The App Game Kit is a cross-platform game development language and library. The tools provided allow AGK Basic apps to be wirelessly broadcast to devices for testing. The App Game Kit community is very helpful, and the developers frequently publish tutorials in addition to regular documentation. Games can be developed through the AGK IDE in AGKBasic, or the libraries can be used with either C++ or Pascal. The software produced with the App Game Kit is written in a language called AGK Script. This language has powerful commands including commands for 2D graphics, physics, and networking. The commands make use of the platforms' native functions to improve performance. They are also designed to enhance code readability. The AGK Script commands have extensive online documentation. It contains many commands for OpenGL* 3D graphics and Shader deployment. One of the problems of using this tool is that it has a lot of bugs. A quick look at the release notes for each new version will quickly show that more time seems to be spent fixing issues with the existing command set than introducing new and improved features. For example, the latest version has a serious bug whereby Android apps that are placed in the background result in the app showing just a black screen. Another problem is that documentation is minimal.
Monkey* X Pro
Monkey X has a selection of great built-in modules: graphics, audio, input, data and file systems, networking, math, text and strings, collections, and online services.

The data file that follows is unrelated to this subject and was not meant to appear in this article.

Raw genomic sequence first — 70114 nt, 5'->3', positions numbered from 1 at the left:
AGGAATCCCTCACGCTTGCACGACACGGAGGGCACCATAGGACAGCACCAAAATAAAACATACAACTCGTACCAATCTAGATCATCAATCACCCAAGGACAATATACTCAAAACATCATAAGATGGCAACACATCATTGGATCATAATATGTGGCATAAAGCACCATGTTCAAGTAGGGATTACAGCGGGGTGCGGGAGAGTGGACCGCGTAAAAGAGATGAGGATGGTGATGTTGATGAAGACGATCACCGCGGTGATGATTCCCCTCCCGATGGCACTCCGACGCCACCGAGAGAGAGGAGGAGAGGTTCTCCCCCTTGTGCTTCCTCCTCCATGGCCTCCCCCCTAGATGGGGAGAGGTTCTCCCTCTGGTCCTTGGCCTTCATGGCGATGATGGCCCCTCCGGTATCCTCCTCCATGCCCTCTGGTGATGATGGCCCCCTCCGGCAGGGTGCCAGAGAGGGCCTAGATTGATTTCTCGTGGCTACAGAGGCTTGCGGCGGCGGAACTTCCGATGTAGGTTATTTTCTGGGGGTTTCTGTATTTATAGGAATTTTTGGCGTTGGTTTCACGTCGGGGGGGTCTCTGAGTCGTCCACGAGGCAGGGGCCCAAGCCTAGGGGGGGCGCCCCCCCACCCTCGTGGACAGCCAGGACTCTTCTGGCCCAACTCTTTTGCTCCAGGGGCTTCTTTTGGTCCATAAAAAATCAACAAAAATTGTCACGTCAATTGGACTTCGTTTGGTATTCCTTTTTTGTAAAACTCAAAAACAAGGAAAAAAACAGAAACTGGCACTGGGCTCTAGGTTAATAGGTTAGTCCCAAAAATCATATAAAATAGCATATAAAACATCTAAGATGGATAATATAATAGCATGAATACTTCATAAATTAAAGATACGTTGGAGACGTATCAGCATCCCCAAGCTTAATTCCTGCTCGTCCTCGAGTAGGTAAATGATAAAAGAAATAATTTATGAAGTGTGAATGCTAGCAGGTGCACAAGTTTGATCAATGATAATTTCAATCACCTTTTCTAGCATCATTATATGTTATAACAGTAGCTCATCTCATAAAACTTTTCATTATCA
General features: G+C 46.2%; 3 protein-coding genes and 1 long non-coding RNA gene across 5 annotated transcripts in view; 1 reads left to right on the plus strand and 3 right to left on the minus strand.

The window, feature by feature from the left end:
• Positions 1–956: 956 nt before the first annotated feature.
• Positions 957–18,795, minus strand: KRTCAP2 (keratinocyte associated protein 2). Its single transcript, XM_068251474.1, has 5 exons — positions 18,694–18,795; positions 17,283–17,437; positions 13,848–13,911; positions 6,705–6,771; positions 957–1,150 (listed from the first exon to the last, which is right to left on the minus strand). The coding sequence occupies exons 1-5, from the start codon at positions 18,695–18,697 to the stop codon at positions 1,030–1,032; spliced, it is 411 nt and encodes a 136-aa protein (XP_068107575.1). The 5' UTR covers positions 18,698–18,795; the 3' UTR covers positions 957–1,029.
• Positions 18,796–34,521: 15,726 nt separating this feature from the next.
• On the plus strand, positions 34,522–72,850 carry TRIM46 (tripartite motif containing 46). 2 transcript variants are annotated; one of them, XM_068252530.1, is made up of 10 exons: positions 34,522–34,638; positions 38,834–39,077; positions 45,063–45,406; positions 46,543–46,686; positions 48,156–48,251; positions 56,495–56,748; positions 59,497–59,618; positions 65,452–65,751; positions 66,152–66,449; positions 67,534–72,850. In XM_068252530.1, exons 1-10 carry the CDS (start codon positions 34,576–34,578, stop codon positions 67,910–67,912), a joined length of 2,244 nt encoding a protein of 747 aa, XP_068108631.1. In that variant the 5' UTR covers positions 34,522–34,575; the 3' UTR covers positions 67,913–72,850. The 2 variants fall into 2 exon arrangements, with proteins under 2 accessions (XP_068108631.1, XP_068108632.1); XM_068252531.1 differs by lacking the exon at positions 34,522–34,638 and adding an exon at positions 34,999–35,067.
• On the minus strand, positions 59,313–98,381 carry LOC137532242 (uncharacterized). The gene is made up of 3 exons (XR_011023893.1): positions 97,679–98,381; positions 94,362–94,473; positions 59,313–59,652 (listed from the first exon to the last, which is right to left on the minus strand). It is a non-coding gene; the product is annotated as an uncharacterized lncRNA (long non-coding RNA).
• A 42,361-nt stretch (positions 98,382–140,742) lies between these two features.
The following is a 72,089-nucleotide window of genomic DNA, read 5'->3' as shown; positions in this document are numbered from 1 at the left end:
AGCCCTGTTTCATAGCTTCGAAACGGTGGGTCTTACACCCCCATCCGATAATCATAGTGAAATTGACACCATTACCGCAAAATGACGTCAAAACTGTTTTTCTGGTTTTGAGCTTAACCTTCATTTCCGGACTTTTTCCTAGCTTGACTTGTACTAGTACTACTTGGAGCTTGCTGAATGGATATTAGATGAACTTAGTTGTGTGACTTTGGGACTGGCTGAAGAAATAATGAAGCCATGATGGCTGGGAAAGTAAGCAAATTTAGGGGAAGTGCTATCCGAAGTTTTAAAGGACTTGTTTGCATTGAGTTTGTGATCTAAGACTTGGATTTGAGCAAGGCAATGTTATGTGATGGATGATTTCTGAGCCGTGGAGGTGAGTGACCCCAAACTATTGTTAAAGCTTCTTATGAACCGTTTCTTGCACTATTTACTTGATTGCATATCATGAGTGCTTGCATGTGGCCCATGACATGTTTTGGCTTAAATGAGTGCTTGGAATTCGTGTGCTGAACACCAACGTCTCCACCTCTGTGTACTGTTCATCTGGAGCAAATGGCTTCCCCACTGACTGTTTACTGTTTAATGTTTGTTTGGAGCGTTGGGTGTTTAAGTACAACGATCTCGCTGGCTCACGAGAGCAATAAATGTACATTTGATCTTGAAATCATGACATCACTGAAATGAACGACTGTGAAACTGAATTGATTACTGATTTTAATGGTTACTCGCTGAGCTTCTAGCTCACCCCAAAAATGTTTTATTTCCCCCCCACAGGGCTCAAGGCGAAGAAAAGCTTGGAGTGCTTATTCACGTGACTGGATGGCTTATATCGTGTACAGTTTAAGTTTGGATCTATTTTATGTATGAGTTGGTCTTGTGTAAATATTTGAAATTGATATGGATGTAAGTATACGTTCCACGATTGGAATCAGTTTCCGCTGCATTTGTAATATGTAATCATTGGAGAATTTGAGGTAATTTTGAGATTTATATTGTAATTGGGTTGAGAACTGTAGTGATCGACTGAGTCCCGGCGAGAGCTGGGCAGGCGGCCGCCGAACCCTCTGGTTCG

Developers are not restricted to only the modules they get from the official release. They can even build an "app" module. It feels limitless. In comparison to other cross-platform solutions, with Monkey X developers actually get the translated source code, which they can play with.
Monkey is an easy-to-learn language that's object-oriented, modular, statically typed, and garbage collected. Language features include classes, inheritance, generics, interfaces, reflection, exceptions, pre-processor directives, and native code support.
As an App Game Kit, this tool has poor documentation. The documentation contains a reasonably detailed language overview and a somewhat generated list of the included modules, classes, and methods. Module descriptions are rather lax, but usually present. Method descriptions tend to be short, and a majority of them contain no usage snippets; most parameters have minimal descriptions. And besides GitHub, there are no community collaboration features to help improve it.
Godot is a fully featured, open source, MIT-licensed game engine. It focuses on having great tools and a visually oriented workflow that can export to PC, mobile, and Web platforms with no hassle. The editor, language, and APIs are feature rich, yet simple to learn, allowing developers to become productive in a matter of hours.
It can be used to add custom behaviors to any object by extending it with scripting, using the built-in editor with syntax highlighting and code completion.
A built-in debugger with breakpoints and stepping can be used and graphs for possible bottlenecks can be checked.
In this article we described several engines and tools for game development. All of the tools are powerful. For fast development of mobile games, developers should choose the tool that is easiest to use. Developers also need to determine the tool that can best meet the needs of their tasks.
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About the Author
Vitaliy Kalinin works in the Software and Services Group at Intel Corporation. He is a PhD student at Lobachevsky State University in Nizhny Novgorod, Russia. He has a bachelor’s degree in economics and mathematics and a master’s degree in applied economics and informatics. His main interest is mobile technologies and game development.